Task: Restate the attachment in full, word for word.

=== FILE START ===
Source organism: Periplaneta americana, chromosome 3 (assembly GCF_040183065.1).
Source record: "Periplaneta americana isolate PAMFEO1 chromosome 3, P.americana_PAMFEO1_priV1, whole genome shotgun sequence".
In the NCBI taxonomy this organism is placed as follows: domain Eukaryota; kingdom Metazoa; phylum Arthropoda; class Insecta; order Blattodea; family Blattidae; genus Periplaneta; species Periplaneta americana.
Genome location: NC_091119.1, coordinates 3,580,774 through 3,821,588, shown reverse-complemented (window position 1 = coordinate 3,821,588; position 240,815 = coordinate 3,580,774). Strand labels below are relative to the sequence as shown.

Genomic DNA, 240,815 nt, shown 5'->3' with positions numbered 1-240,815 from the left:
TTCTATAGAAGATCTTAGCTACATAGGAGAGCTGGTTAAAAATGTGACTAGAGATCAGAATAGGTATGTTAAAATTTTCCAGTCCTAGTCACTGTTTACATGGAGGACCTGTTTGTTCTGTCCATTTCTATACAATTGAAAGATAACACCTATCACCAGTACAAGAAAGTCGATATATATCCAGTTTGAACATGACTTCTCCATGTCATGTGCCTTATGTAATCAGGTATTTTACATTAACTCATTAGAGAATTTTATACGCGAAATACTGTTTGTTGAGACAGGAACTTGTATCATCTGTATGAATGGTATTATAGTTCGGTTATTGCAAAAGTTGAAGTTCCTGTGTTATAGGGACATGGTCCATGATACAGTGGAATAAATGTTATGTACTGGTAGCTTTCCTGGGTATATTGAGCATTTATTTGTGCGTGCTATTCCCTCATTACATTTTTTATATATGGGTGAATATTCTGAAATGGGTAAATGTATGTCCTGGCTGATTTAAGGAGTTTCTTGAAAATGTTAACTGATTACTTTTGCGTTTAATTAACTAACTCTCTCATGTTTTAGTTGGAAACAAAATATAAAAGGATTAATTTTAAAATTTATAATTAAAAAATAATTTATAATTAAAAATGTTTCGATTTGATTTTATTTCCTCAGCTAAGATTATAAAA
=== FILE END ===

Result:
Source organism: Periplaneta americana, chromosome 3 (assembly GCF_040183065.1).
Source record: "Periplaneta americana isolate PAMFEO1 chromosome 3, P.americana_PAMFEO1_priV1, whole genome shotgun sequence".
In the NCBI taxonomy this organism is placed as follows: domain Eukaryota; kingdom Metazoa; phylum Arthropoda; class Insecta; order Blattodea; family Blattidae; genus Periplaneta; species Periplaneta americana.
Genome location: NC_091119.1, coordinates 3,580,774 through 3,821,588, shown reverse-complemented (window position 1 = coordinate 3,821,588; position 240,815 = coordinate 3,580,774). Strand labels below are relative to the sequence as shown.

Genomic DNA, 240,815 nt, shown 5'->3' with positions numbered 1-240,815 from the left:
TTCTATAGAAGATCTTAGCTACATAGGAGAGCTGGTTAAAAATGTGACTAGAGATCAGAATAGGTATGTTAAAATTTTCCAGTCCTAGTCACTGTTTACATGGAGGACCTGTTTGTTCTGTCCATTTCTATACAATTGAAAGATAACACCTATCACCAGTACAAGAAAGTCGATATATATCCAGTTTGAACATGACTTCTCCATGTCATGTGCCTTATGTAATCAGGTATTTTACATTAACTCATTAGAGAATTTTATACGCGAAATACTGTTTGTTGAGACAGGAACTTGTATCATCTGTATGAATGGTATTATAGTTCGGTTATTGCAAAAGTTGAAGTTCCTGTGTTATAGGGACATGGTCCATGATACAGTGGAATAAATGTTATGTACTGGTAGCTTTCCTGGGTATATTGAGCATTTATTTGTGCGTGCTATTCCCTCATTACATTTTTTATATATGGGTGAATATTCTGAAATGGGTAAATGTATGTCCTGGCTGATTTAAGGAGTTTCTTGAAAATGTTAACTGATTACTTTTGCGTTTAATTAACTAACTCTCTCATGTTTTAGTTGGAAACAAAATATAAAAGGATTAATTTTAAAATTTATAATTAAAAAATAATTTATAATTAAAAATGTTTCGATTTGATTTTATTTCCTCAGCTAAGATTATAAAA